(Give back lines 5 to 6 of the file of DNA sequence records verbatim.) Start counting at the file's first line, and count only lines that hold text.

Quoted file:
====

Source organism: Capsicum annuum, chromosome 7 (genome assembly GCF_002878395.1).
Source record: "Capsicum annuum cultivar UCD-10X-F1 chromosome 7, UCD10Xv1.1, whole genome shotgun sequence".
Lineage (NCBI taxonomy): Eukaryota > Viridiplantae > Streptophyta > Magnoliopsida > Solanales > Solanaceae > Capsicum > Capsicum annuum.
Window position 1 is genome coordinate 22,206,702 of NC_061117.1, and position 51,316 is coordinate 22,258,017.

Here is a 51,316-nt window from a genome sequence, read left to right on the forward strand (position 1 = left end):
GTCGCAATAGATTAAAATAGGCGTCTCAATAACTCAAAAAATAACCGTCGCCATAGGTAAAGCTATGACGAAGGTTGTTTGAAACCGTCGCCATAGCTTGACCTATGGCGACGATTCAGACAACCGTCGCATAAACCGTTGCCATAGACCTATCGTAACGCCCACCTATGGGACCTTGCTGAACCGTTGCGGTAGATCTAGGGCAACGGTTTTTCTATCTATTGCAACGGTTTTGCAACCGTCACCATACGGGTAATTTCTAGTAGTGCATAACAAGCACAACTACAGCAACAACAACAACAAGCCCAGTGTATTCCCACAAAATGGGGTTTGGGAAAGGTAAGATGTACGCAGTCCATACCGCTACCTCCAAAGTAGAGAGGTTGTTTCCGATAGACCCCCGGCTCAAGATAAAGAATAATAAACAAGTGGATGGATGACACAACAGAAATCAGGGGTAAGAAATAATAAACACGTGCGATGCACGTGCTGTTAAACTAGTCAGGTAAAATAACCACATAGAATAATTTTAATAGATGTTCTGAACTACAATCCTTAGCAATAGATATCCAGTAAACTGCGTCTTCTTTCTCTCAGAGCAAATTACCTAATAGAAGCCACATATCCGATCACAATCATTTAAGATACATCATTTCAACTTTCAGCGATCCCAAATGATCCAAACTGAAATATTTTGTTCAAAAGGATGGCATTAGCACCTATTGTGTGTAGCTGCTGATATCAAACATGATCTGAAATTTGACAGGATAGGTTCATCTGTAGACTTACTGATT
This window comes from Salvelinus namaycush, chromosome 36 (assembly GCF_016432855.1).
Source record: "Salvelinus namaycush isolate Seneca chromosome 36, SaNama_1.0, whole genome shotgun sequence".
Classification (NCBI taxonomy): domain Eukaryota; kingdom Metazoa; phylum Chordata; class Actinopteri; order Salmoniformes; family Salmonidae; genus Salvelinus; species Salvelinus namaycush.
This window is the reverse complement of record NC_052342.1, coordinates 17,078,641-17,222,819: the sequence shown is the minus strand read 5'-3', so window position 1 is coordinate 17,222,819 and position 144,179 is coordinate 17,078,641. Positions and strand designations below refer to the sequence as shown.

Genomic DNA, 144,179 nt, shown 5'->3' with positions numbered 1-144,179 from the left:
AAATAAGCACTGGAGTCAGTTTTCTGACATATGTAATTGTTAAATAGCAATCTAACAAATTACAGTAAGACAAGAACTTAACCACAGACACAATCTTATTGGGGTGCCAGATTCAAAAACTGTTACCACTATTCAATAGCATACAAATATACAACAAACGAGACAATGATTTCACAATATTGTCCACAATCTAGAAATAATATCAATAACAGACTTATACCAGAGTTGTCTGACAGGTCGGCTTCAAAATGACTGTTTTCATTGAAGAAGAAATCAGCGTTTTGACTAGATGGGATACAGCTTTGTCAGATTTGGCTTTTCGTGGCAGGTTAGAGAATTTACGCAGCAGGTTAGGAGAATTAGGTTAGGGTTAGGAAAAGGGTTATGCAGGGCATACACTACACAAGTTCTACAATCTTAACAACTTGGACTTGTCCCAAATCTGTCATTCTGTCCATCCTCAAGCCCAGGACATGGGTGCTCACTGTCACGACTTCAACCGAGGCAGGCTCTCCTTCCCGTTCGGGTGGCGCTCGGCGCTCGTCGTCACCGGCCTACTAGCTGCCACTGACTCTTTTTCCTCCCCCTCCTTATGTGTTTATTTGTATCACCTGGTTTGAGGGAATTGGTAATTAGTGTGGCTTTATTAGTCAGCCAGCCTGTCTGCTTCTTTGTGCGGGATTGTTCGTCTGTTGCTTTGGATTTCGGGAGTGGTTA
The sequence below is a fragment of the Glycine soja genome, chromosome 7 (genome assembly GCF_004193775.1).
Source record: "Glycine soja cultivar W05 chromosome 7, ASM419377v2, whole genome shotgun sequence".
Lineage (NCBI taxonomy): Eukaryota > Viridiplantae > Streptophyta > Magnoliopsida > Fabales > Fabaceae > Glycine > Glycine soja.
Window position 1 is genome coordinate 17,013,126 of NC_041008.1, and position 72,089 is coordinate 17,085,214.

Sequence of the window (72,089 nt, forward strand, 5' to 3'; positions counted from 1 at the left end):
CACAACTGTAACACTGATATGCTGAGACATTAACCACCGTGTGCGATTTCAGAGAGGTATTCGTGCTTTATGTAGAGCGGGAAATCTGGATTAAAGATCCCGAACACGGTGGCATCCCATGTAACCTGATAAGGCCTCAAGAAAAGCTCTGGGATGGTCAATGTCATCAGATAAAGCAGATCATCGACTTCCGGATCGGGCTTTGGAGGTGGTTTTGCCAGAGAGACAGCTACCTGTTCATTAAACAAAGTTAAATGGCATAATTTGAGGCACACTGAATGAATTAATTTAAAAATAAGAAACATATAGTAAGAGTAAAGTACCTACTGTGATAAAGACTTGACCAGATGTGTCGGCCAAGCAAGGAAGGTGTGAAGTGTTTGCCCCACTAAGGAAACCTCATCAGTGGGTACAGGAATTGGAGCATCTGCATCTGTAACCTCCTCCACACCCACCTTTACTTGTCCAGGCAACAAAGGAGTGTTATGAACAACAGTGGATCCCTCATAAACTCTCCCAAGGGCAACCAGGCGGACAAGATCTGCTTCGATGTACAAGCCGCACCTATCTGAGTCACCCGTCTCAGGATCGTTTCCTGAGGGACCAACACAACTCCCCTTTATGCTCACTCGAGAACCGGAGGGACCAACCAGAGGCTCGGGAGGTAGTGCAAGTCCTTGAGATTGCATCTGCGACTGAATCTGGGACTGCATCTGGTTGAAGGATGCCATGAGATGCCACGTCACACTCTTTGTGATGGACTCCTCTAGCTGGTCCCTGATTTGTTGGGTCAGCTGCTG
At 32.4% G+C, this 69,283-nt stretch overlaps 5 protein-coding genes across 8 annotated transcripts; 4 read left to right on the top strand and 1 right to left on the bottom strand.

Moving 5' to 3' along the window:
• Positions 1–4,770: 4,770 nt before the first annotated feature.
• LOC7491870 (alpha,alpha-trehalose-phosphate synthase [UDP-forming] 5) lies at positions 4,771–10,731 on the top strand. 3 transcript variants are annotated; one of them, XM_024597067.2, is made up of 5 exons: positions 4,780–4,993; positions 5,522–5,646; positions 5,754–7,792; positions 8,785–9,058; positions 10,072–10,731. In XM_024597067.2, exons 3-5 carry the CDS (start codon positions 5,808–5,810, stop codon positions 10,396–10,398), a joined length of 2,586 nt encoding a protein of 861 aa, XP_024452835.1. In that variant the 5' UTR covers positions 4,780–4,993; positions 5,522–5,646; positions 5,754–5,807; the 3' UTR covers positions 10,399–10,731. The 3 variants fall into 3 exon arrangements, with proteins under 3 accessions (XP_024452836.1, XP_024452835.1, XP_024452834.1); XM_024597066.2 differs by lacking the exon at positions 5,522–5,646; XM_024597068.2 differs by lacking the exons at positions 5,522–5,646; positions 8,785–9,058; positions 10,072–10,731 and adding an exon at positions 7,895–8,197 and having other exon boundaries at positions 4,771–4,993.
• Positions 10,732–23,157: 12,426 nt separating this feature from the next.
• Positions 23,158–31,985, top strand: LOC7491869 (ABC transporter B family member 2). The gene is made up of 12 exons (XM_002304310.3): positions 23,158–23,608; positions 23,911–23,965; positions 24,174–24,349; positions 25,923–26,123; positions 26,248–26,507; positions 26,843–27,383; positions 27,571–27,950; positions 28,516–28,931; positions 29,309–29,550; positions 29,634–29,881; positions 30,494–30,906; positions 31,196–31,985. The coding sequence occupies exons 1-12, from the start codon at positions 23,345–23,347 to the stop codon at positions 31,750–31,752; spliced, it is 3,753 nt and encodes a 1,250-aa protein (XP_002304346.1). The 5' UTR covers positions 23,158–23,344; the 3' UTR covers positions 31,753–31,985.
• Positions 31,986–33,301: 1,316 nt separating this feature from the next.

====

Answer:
Here is a 51,316-nt window from a genome sequence, read left to right on the forward strand (position 1 = left end):
GTCGCAATAGATTAAAATAGGCGTCTCAATAACTCAAAAAATAACCGTCGCCATAGGTAAAGCTATGACGAAGGTTGTTTGAAACCGTCGCCATAGCTTGACCTATGGCGACGATTCAGACAACCGTCGCATAAACCGTTGCCATAGACCTATCGTAACGCCCACCTATGGGACCTTGCTGAACCGTTGCGGTAGATCTAGGGCAACGGTTTTTCTATCTATTGCAACGGTTTTGCAACCGTCACCATACGGGTAATTTCTAGTAGTGCATAACAAGCACAACTACAGCAACAACAACAACAAGCCCAGTGTATTCCCACAAAATGGGGTTTGGGAAAGGTAAGATGTACGCAGTCCATACCGCTACCTCCAAAGTAGAGAGGTTGTTTCCGATAGACCCCCGGCTCAAGATAAAGAATAATAAACAAGTGGATGGATGACACAACAGAAATCAGGGGTAAGAAATAATAAACACGTGCGATGCACGTGCTGTTAAACTAGTCAGGTAAAATAACCACATAGAATAATTTTAATAGATGTTCTGAACTACAATCCTTAGCAATAGATATCCAGTAAACTGCGTCTTCTTTCTCTCAGAGCAAATTACCTAATAGAAGCCACATATCCGATCACAATCATTTAAGATACATCATTTCAACTTTCAGCGATCCCAAATGATCCAAACTGAAATATTTTGTTCAAAAGGATGGCATTAGCACCTATTGTGTGTAGCTGCTGATATCAAACATGATCTGAAATTTGACAGGATAGGTTCATCTGTAGACTTACTGATT